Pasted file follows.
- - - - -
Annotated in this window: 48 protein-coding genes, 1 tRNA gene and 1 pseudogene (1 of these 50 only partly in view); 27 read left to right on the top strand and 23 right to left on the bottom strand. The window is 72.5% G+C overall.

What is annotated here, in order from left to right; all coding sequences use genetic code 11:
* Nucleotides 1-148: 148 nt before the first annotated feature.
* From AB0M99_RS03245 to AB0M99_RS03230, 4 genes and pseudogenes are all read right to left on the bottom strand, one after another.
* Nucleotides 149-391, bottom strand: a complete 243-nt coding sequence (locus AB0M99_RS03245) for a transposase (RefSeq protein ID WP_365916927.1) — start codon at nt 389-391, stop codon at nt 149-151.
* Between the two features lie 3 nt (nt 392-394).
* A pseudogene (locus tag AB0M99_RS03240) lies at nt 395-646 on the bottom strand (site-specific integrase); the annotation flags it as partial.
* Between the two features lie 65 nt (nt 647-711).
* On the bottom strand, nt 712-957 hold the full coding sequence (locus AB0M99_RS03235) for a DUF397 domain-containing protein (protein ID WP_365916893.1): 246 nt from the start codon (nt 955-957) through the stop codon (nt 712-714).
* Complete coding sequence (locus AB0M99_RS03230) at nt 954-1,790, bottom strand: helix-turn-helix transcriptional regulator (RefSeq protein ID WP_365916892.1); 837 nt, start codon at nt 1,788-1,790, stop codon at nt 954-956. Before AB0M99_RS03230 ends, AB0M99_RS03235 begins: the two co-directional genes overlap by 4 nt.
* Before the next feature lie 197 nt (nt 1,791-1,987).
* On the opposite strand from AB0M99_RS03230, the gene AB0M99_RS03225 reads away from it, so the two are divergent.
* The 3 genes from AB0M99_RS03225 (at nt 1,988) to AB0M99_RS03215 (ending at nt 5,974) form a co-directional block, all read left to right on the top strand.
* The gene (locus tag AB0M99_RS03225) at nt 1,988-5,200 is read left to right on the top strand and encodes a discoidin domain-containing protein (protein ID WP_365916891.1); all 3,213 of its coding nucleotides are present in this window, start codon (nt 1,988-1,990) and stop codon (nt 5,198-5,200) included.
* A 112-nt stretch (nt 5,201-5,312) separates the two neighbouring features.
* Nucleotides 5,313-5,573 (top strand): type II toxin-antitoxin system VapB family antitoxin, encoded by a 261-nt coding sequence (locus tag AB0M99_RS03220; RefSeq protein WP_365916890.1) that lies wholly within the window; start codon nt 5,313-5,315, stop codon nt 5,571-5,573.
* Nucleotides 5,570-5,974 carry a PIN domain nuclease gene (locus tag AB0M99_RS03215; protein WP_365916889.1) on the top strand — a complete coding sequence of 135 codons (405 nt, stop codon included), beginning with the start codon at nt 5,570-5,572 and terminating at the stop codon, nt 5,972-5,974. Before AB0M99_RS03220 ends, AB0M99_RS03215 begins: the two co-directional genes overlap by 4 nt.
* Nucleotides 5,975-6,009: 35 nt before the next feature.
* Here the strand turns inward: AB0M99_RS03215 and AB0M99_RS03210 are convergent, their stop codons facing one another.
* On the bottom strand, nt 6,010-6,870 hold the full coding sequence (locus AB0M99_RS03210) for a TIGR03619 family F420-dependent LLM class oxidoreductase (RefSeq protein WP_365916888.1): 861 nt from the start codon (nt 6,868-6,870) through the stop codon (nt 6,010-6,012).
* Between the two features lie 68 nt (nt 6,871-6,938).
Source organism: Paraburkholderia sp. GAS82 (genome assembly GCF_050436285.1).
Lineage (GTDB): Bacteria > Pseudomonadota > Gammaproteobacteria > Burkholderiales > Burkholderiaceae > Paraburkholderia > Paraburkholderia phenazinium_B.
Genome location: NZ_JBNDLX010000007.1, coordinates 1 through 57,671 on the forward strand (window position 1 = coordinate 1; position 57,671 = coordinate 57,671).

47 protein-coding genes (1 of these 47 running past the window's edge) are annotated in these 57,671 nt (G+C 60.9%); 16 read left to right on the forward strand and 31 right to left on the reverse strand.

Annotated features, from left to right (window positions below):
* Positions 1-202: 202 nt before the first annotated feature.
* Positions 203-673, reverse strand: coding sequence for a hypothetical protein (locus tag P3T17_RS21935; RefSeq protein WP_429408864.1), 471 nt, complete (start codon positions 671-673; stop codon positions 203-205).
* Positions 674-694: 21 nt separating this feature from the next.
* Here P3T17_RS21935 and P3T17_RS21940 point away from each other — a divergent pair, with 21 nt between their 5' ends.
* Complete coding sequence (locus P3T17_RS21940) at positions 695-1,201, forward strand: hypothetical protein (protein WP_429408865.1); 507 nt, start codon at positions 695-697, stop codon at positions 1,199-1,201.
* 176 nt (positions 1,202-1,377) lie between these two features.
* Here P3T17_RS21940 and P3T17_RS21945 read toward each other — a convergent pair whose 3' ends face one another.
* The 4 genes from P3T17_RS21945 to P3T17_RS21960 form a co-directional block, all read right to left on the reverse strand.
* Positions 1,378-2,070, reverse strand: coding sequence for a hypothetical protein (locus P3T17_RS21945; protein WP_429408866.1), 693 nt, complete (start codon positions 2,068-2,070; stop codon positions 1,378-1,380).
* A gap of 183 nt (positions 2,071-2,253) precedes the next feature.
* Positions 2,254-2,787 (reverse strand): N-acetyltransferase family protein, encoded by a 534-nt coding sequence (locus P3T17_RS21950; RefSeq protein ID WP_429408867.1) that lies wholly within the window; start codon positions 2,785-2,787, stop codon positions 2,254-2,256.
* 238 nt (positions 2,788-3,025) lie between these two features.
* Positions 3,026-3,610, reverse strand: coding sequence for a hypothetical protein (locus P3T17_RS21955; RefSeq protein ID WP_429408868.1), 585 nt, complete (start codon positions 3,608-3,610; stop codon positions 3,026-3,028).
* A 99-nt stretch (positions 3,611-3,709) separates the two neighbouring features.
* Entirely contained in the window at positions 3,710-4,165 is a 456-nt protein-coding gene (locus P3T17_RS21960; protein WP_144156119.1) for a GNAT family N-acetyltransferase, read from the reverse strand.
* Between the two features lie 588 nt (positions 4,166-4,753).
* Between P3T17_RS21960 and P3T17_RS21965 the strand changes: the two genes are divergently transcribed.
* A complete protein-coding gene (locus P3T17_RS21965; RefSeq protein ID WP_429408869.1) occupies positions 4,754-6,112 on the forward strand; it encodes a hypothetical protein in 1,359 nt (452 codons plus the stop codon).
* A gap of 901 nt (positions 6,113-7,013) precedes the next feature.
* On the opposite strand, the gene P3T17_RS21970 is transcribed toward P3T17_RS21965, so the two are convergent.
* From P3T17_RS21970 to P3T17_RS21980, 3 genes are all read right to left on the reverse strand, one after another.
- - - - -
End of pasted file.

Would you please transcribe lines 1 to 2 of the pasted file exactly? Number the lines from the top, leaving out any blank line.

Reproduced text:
Annotated in this window: 48 protein-coding genes, 1 tRNA gene and 1 pseudogene (1 of these 50 only partly in view); 27 read left to right on the top strand and 23 right to left on the bottom strand. The window is 72.5% G+C overall.

What is annotated here, in order from left to right; all coding sequences use genetic code 11: